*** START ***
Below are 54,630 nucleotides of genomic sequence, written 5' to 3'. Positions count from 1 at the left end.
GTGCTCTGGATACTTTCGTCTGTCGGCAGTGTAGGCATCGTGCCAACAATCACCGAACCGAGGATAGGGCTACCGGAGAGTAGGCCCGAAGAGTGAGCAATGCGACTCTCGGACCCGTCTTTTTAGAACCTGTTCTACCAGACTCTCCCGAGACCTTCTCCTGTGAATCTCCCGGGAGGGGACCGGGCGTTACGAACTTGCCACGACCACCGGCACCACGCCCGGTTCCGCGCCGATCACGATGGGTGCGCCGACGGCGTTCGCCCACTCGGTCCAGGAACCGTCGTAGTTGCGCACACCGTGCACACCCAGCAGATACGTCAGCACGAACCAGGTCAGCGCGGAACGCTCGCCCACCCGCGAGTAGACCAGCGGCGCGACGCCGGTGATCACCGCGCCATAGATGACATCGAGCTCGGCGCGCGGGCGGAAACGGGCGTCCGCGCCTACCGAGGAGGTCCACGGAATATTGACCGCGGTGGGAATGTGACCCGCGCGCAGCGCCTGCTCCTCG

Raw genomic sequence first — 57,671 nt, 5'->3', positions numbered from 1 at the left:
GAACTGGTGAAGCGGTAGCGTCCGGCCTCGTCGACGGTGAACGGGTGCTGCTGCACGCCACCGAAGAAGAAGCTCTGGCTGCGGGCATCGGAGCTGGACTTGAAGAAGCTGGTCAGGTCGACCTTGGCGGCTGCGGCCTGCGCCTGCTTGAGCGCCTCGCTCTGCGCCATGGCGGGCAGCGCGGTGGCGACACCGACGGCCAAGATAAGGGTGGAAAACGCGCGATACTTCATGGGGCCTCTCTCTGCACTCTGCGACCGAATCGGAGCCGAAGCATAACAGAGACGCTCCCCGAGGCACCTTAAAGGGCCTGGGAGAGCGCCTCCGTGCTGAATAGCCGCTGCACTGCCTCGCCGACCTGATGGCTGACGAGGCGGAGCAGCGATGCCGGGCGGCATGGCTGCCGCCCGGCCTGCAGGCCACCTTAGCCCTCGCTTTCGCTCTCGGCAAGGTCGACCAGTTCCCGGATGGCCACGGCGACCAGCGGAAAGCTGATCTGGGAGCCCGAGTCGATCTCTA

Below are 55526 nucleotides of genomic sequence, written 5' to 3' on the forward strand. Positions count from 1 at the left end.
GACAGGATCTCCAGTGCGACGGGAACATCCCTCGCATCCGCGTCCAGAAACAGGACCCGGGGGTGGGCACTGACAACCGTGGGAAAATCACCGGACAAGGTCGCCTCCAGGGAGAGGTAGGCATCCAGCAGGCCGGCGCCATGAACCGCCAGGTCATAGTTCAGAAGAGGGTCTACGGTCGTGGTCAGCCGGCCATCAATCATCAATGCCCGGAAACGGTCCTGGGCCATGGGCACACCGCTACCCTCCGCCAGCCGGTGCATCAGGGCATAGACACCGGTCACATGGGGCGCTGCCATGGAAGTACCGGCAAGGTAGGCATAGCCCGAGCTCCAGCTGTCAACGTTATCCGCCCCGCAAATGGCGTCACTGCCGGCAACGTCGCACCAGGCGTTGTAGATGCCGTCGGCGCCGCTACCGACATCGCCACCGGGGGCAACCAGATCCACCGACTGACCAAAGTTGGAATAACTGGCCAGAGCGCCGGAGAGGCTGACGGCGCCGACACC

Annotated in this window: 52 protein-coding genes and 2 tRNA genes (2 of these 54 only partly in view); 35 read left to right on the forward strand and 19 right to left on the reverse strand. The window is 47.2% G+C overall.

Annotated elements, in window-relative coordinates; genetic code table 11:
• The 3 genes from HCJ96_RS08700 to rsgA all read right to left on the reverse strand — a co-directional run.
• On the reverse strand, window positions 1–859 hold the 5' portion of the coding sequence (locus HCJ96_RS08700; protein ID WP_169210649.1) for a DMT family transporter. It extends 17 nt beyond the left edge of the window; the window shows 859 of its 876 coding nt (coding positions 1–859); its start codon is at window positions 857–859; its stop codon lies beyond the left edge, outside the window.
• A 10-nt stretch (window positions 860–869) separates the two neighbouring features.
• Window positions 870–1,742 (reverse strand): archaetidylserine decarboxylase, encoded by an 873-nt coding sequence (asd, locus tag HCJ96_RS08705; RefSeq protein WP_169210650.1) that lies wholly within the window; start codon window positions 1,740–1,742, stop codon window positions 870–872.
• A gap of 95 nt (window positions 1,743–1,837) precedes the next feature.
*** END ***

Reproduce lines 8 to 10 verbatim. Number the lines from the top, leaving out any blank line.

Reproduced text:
Annotated elements, in window-relative coordinates; genetic code table 11:
• The 3 genes from HCJ96_RS08700 to rsgA all read right to left on the reverse strand — a co-directional run.
• On the reverse strand, window positions 1–859 hold the 5' portion of the coding sequence (locus HCJ96_RS08700; protein ID WP_169210649.1) for a DMT family transporter. It extends 17 nt beyond the left edge of the window; the window shows 859 of its 876 coding nt (coding positions 1–859); its start codon is at window positions 857–859; its stop codon lies beyond the left edge, outside the window.